In July 2010, I attended a briefing for developers put on by WMATA, in advance of the launch of WMATA’s open data initiatives. One of the points expressed by developers at the meeting was a desire to give riders an easy way to provide feedback to WMATA from within mobile transit apps. So, while I was browsing the MBTA‘s developer resources page recently, I was interested to see that they have a pilot program to allow developers to communicate rider feedback to the MBTA from within apps. The program, called Commuter Connect, offers a web service which accepts text and images from riders. It looked great to me, until I checked the documentation. Rather than offering riders a simple free-form comment field, riders must give their full name, email address, home city, state, and ZIP code (what about non-US residents?), among other fields. Worse, riders must select a ‘topic’ and ‘subtopic’, choosing from dozens of cryptically-named options, like “Insensitive to Cust Needs” and “Passenger Bypass”.
The FAQ for the program says:
Why so many required fields? Commuter Connect is built as a part of customer care center′s management system. For us to follow-up on comments, we need all required fields. For full details of how to use the system please closely review the documentation.
Simply put, the problem with Commuter Connect is that it communicates with riders in the vernacular of the transit system, and expects them to do the same. There’s no absolute reason that riders have to classify the problem they’re submitting (least of all in the transit agency’s specialized vernacular); that can be done by the transit agency’s staff. More to the point, it exemplifies the sort of tone-deafness which perpetuates communication with riders by mass transit agencies—an inability to use plain language and communicate clearly. WMATA’s customer comment form exhibits the same problem—essentially ignoring rider feedback if the rider cannot be bothered to jump through all of the transit agency’s hoops—along with an expectation that riders will describe their problems in the same terms the transit agency would use. Perhaps the only redeeming factor for the MBTA’s Commuter Connect program is that it makes it easy to upload a photo (but accepting video as well would be even better).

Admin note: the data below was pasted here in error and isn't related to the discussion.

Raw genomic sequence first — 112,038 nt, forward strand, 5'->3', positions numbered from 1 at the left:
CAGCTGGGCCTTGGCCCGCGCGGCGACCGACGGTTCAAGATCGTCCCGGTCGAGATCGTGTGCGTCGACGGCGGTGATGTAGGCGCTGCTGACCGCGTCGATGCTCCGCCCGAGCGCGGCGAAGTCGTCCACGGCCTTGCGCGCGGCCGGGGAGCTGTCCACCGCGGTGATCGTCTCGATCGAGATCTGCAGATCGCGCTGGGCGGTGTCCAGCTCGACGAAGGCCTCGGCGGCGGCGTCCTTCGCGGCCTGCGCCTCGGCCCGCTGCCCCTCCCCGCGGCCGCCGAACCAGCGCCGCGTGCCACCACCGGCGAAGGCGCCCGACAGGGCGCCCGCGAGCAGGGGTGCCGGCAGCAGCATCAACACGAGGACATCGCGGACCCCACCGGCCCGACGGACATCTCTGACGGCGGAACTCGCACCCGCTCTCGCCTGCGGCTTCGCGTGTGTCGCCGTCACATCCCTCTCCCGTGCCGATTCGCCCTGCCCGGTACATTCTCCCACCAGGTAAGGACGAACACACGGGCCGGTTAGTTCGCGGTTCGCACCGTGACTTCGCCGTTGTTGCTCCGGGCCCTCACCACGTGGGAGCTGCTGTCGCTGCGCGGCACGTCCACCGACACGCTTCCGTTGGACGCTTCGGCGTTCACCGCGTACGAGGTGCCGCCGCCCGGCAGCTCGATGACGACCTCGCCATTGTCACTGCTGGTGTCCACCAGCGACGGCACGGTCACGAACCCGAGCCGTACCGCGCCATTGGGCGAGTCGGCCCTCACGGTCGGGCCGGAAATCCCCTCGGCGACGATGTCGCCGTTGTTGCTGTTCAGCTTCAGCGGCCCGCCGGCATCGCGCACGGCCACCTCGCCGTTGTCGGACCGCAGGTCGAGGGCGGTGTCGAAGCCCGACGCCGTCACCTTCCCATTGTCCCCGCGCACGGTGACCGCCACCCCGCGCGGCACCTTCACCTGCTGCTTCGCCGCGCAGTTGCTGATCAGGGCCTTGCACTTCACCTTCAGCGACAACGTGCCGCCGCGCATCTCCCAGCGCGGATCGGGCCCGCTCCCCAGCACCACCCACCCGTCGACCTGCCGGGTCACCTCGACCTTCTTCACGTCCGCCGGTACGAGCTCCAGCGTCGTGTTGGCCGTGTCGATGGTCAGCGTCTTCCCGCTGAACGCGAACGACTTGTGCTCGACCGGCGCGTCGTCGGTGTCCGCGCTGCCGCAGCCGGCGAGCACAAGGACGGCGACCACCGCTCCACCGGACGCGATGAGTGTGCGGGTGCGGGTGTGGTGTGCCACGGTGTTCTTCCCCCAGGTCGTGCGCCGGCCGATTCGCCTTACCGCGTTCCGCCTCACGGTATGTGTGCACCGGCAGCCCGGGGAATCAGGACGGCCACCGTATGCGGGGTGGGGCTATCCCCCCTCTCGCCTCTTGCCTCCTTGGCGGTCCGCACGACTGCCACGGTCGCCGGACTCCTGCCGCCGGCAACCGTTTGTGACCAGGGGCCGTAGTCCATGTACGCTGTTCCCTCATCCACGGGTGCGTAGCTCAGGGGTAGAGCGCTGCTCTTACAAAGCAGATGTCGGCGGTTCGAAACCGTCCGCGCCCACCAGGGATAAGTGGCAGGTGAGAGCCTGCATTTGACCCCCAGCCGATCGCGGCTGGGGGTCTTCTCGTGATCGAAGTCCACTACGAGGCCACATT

By contrast, the approach taken by DDOT with the DC Circulator is a model for making rider feedback easy. Every Circulator bus has stickers prominently applied with a QR code and URL which allow riders to provide feedback; the feedback form is simple and uncomplicated:
The mobile site requires no specialized software, and works on any device with a Web browser. Riders are not required to provide their personal information, nor are they required to categorize their comment according to the narrow confines of the transit agency’s schema. At the same time, if a rider wants to provide their contact information, there’s nothing stopping them from including it with their remarks. DDOT’s approach is designed to accept as much feedback as possible, rather than rejecting potential valuable feedback based on technicalities (like failure to include one’s home ZIP code, or classify one’s comment into arcane categories).
In short, transit agencies should be responsive to rider feedback even though it may come in a range of forms, and they should make the process as straightforward as possible—more like the DC Circulator, less like WMATA and the MBTA.